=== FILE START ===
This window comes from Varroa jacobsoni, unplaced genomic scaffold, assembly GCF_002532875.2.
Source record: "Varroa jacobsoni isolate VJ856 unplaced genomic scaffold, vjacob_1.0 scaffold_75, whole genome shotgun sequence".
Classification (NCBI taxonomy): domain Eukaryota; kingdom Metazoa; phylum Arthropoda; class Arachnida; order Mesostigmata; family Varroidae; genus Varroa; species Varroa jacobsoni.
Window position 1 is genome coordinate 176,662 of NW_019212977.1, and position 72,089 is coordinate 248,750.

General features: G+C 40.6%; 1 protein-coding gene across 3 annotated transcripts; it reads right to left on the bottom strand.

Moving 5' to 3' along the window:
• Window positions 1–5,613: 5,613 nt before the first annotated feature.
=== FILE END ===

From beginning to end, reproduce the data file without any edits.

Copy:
This window comes from Varroa jacobsoni, unplaced genomic scaffold, assembly GCF_002532875.2.
Source record: "Varroa jacobsoni isolate VJ856 unplaced genomic scaffold, vjacob_1.0 scaffold_75, whole genome shotgun sequence".
Classification (NCBI taxonomy): domain Eukaryota; kingdom Metazoa; phylum Arthropoda; class Arachnida; order Mesostigmata; family Varroidae; genus Varroa; species Varroa jacobsoni.
Window position 1 is genome coordinate 176,662 of NW_019212977.1, and position 72,089 is coordinate 248,750.

General features: G+C 40.6%; 1 protein-coding gene across 3 annotated transcripts; it reads right to left on the bottom strand.

Moving 5' to 3' along the window:
• Window positions 1–5,613: 5,613 nt before the first annotated feature.